It is hard to believe anyone, much less the chief executive officer of a leading software company, is not actively seeking success. Ping Fu, co-founder and CEO of Geomagic, is the unique exception.
Geomagic is a worldwide software company based in RTP. Though it has seen tremendous success in its short history, Fu admits that was never the driving force behind this company.
“Success is not something you set out to achieve,” she said.
What she has achieved thus far, however, is simply incredible. Originally from China, she studied Chinese literature in Suzhou. It was there that she began what ended up being a brief career as a journalist. Her piece on the killing of baby girls in China as an attempt to control overpopulation ultimately landed her in the United States.
“I didn’t really have a choice. I was forced out,” said Fu of the Chinese government’s response to her story.
After arriving in the U.S. and earning both her undergraduate and graduate degrees in computer science, a colleague suggested she start a computer company. With only her knowledge of software to guide her, she turned this suggestion into reality.
“I didn’t know the first thing about starting my own company,” said Fu. “I learned as I went along. I don’t think it was as much trial and error as it was me being curious. I read a lot of books, sought out a lot of resources. I used those who had more experience in the field as my mentors.”
Her “spur of the moment” decision proved to be the right one. Geomagic was founded in 1997 during the peak of the Internet craze. The company produces 3D software used to create digital models of physical objects. This software has pioneered technologies that change the way products such as dental appliances and automotive parts are designed and engineered, and is used worldwide by companies in all fields.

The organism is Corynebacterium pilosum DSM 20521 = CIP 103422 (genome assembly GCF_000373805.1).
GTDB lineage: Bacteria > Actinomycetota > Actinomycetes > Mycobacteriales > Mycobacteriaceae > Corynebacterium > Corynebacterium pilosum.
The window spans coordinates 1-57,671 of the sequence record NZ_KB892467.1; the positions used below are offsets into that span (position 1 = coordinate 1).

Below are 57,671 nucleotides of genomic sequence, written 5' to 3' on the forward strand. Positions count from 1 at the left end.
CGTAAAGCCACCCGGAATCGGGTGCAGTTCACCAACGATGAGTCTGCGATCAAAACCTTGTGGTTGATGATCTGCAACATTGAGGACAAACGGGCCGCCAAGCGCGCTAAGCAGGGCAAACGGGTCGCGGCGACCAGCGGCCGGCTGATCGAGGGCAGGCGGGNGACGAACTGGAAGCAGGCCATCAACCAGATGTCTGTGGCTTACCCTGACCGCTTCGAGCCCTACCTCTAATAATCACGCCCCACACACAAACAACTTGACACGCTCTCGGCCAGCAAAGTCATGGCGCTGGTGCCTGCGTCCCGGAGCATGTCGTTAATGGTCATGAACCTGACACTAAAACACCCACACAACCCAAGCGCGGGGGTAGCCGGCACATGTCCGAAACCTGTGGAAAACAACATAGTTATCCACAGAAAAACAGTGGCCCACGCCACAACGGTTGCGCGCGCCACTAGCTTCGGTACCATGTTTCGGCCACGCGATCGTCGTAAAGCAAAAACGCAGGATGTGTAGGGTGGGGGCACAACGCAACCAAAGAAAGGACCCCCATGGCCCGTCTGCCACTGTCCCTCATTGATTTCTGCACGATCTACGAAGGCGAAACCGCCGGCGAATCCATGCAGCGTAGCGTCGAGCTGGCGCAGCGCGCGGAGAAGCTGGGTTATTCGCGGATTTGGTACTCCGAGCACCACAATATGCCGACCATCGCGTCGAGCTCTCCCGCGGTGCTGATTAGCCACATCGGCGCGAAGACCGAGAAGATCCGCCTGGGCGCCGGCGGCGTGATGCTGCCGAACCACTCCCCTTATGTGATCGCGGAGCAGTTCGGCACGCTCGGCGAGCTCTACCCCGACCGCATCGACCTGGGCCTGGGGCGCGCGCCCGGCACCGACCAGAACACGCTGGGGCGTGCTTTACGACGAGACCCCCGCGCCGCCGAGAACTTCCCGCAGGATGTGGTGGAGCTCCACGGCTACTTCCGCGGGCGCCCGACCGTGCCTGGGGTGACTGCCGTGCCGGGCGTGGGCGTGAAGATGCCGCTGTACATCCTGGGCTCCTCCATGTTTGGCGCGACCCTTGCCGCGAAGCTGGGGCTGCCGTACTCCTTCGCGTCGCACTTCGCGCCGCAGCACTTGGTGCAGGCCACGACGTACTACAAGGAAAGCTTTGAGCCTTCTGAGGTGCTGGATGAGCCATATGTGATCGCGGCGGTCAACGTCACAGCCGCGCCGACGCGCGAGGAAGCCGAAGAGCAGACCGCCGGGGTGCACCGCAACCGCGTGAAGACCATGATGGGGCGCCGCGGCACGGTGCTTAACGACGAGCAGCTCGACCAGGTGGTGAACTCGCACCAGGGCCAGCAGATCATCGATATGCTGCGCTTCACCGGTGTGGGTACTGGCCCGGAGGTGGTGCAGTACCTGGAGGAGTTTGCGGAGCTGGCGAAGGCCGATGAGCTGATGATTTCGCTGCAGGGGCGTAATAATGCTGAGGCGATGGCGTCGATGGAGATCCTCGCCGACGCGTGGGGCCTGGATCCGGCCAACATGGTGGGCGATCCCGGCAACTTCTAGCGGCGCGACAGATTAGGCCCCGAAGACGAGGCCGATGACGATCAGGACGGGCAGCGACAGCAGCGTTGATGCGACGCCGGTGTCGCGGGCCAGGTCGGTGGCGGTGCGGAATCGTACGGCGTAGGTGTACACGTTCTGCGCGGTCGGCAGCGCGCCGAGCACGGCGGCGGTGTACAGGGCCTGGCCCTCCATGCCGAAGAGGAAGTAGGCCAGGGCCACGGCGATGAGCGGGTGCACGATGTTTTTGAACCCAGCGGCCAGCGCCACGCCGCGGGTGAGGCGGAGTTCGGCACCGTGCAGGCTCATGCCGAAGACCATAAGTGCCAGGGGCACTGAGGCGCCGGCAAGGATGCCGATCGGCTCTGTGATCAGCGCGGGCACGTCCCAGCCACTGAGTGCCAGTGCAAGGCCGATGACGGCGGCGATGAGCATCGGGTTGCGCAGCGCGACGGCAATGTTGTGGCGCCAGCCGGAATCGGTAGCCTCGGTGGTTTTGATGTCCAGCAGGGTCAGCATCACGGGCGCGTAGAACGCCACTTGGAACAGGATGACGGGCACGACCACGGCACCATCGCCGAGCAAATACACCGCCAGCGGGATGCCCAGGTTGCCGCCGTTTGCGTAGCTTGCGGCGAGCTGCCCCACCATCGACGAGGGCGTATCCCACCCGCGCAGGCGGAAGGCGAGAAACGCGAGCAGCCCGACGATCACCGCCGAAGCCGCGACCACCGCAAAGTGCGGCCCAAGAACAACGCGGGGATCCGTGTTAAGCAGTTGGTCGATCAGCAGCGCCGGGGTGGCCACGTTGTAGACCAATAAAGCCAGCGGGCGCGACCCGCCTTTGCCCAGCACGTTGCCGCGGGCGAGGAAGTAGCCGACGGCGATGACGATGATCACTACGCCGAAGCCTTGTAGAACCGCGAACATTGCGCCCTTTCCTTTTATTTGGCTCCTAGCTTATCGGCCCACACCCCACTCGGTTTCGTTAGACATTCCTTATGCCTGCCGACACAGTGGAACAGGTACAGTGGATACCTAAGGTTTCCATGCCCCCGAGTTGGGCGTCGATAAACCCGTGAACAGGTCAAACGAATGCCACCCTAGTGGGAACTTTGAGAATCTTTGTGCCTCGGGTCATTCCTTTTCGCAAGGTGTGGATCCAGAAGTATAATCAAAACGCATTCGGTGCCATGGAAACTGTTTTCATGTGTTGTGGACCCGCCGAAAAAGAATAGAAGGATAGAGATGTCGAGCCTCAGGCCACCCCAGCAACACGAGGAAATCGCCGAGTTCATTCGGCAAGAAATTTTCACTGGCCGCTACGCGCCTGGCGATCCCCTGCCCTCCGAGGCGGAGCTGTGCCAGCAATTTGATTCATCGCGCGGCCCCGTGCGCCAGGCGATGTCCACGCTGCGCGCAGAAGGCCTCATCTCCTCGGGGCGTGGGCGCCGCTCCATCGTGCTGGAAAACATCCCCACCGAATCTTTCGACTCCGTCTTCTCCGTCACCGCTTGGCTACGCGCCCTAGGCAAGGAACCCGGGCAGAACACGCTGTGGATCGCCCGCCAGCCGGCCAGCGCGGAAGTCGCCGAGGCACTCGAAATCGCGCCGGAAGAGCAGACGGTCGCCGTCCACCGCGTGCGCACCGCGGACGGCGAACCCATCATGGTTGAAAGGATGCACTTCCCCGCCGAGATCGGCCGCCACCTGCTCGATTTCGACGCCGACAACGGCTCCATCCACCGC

As CEO, Fu has been the recipient of numerous awards. In 2005, she was named Entrepreneur of the Year by Inc. magazine, named to Fast Company’s list of 100 Most Creative People this year and most recently received the 2010 CAD Society Leadership Award for her technical and business leadership in the computer and design industry.
“I am greatly humbled by all of the awards I have received, but I don’t think I personally have necessarily contributed enough to earn them,” she added.
Even more impressive, still, is her outlook on it all.
“My goal was never to achieve success. I wanted to make contributions to the world in any way I could,” she said
For Fu, it is the contributions leading up to success that truly matter. This mentality plays a large role in the growth of her company. She strives to create a working environment that makes her employees want to go to work each day.
“If you enjoy what you do, you will work better and be able to contribute more. I try to put a motherly touch on how I run the company” Fu said. “There is a family environment at Geomagic. We all love one another.”
Despite her dedication to the company, Fu is not just a leader in business. She leads a household as a mother and a disciplinarian — two roles she values greatly.
In fact, so much so she admits, “If I had to choose between a CEO and a stay-at-home mom, I would vote for the mom every time.”
Being a mother, she looks forward to going home at the end of the day. Finding time to enjoy the “little things in life” with loved ones is not a balancing act for her; rather, it is a priority.
“I have no balance (in my life) and I don’t try to achieve it. I try to do things every day to contribute to all aspects of my life — as a mother, a CEO and a friend. If at the end of the day I can ask myself whether I have contributed and my answer is yes, I am happy.”
Though Fu cannot predict what the next 10 years will bring for her personally or for Geomagic, success as she sees it will continue to lie in what can be done for others. As for her message to all women: “Do what you love and do it well.”